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tablished in Cappadocia, Cilicia, Cyprus, and Syria, and hath twelve archbishops under his jurisdiction. He also, at present, acknowledges his subordination to the patriarch of Echmiazin. The third and last in rank of the patriarchs above mentioned, who has no more than eight or nine bishops under his dominion, resides in the island of Aghtamar, which is in the midst of the great lake of Varaspuracan, and is looked upon by the other Armenians as the enemy of their church.
Beside these prelates, who are patriarchs in the true sense of that term, the Armenians have other spiritual leaders, who are honoured with the title of patriarchs ; but this indeed is no more than an empty title, unattended with the authority and prerogatives of the patriarchal dignity. Thus the archbishop of the Armenians, who lives at Constantinople, and whose authority is respected by the churches established in those provinces that form the connexion between Europe and Asia, enjoys the title of patriarch. The same denomination is given to the Armenian bishop who resides at Jerusalem; and to the prelate of the same nation, who has his episcopal seat at Caminec in Poland, and governs the Armenian churches that are established in Russia, Poland, and the adjacent countries. These bishops assume the title of patriarchs on account of some peculiar privileges conferred on them by the great patriarch of Echmiazin. For by an authority derived from this supreme head of the Armenian church, they are allowed to consecrate bishops, and to make, every third year, and distribute among their congregations, the holy chrism, or ointment, which, according to a constant custom among the eastern Christians, is the privilege of the patriarchs alone.' XV. The Nestorians, who are also known by the deno
mination of Chaldeans, have fixed their habitaThe Nesto- tions chiefly in Mesopotamia, and the adjacent Chaldeans. countries. They have several doctrines, as well as some religious ceremonies and institutions that are peculiar to themselves. But the main points that distinguish them from all other Christian societies, are, their persua. sion that Nestorius was unjustly condemned by the council of Ephesus, and their firm attachment to the doctrine of that prelate, who maintained that there were not only two natures, but also two distinct persons in the Son of God. In the earlier ages of the church, this error was looked upon as of the most momentous and pernicious kind; but in our times it is esteemed of less consequence, by persons of the greatest weight and authority in theological matters, even among the Roman catholic doctors. They consider this whole controversy as a dispute about words, and the opinion of Nestorius as a nominal, rather than a real heresy; that is, as an error arising rather from the words he employed, than from his intention in the use of them. It is true indeed that the Chaldeans attribute to Christ two natures, and even two persons; but they correct what may seem rash in this expression, by adding, that these natures and persons are so closely and intimately united, that they have only one aspect. Now the word barsopa, by which they express this aspect, is precisely of the same signification with the Greek word #poratov, which signifies a person," and from hence it is evident, that they attached to the word aspect the same idea that we attach to the word person, and that they understood by the word person, precisely what we understand by the term nature. However that be, we must observe here, to the lasting honour of the Nestorians, that of all the Christian societies established in the east, they have been the most careful and successful in avoiding a multitude of superstitious opinions and practices that have infected the Greek and Latin churches.*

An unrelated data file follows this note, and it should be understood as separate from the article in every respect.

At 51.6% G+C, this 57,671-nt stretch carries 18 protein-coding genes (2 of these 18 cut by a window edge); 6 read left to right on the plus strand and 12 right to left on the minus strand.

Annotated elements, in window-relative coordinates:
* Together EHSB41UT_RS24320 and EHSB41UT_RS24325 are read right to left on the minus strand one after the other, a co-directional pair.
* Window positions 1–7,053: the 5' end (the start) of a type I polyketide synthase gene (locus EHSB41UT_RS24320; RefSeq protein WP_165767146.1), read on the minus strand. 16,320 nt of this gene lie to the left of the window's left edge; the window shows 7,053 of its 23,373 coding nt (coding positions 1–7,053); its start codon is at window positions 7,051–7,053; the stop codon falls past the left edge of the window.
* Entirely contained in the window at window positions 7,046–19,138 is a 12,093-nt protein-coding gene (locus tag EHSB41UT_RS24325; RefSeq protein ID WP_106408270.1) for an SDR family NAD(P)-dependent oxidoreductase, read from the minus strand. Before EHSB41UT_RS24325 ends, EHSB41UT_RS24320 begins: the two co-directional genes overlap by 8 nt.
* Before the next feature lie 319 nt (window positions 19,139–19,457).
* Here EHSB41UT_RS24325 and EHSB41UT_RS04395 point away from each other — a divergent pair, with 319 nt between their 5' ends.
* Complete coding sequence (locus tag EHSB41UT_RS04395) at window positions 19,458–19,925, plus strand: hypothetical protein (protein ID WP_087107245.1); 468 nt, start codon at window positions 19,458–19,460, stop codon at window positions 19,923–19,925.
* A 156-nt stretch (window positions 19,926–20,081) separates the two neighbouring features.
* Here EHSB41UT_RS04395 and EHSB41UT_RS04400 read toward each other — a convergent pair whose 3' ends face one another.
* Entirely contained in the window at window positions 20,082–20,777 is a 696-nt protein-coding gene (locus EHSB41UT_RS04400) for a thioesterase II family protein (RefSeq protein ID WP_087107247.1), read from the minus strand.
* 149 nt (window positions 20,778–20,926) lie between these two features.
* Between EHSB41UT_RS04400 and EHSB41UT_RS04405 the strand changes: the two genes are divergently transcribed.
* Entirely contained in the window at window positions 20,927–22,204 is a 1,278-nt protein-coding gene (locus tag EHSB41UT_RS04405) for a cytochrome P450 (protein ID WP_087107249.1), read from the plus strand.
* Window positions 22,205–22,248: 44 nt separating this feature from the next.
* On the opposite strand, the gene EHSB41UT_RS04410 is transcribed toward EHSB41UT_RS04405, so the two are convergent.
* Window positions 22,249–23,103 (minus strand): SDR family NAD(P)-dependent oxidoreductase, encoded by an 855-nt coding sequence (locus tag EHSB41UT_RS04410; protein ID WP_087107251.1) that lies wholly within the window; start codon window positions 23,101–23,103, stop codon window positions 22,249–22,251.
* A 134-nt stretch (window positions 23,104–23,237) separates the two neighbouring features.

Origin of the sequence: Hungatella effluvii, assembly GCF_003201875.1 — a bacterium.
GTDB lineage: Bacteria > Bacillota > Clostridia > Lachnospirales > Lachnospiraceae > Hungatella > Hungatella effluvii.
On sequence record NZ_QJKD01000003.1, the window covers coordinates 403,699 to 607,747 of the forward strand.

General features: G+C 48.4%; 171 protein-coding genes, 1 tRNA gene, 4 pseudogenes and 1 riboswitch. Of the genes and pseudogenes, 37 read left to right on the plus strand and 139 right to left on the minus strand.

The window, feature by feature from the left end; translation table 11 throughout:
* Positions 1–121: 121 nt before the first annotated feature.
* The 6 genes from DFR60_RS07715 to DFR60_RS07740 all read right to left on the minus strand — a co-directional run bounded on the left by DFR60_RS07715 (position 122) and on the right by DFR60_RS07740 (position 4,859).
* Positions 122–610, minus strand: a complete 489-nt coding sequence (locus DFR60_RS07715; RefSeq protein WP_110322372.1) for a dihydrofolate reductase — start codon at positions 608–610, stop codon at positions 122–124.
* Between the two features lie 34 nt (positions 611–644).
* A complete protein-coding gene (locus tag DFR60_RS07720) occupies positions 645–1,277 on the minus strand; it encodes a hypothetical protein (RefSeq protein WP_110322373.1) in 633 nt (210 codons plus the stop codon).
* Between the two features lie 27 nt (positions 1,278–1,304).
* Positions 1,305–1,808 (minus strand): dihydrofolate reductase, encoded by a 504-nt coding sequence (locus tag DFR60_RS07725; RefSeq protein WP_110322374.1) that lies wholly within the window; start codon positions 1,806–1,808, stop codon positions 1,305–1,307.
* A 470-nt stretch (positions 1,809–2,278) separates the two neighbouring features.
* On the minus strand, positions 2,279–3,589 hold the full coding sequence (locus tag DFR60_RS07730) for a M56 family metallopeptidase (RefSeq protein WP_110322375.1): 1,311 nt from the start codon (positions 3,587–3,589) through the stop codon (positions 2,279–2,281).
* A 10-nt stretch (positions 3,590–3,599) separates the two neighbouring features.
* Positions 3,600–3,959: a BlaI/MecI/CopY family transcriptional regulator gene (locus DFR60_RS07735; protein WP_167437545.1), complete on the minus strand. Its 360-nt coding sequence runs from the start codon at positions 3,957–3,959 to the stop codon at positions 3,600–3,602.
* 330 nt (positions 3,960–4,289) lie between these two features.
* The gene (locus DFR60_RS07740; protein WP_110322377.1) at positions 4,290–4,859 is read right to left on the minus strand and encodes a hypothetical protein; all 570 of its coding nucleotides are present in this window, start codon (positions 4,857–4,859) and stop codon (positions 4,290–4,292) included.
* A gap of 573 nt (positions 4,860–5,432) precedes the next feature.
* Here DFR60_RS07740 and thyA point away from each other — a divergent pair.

t See the Nureveaur Memoires des Missions de la Compagnie de Jesus, tom iii. p. 1218, where there is an ainple and circumstantial account, both of the civil and religious state of the Armenians. This account has been highly applauded by M. de la Croze, for the fidelity, accuracy, and industry, with which it is drawn up, and no man was more conversant in subjects of this nature than that learned author. See La Croze, Histoire du Christianisine d'Ethiope, p. 315.
xvi. In the earlier ages of Nestorianism the various branches of that numerous and powerful sect Their Patriwere under the spiritual jurisdiction of the same archs. pontiff, or catholic, who resided, first at Bagdat, and afterward at Mousul. But in this century the Nestorians were
word barsopa, me significationem hence it is
the Greek word, is pre
ea that we
attached to person," and from
u It is in this manner that the sentiments of the Nestorians are explained in the inscriptions wbich adorn the tombs of their patriarchs in the city of Mousul. See Assemandi Biblioth. Oriental. Vatican. tom. ii. part ii. p. 210. R. Simon, Histoire de la Creance des Chretiens Orientaux, ch. vii. p. 94. Petrus Strozza, De dogmatibus Chaldeorum, published in 8vo. at Rome, in the year 1617.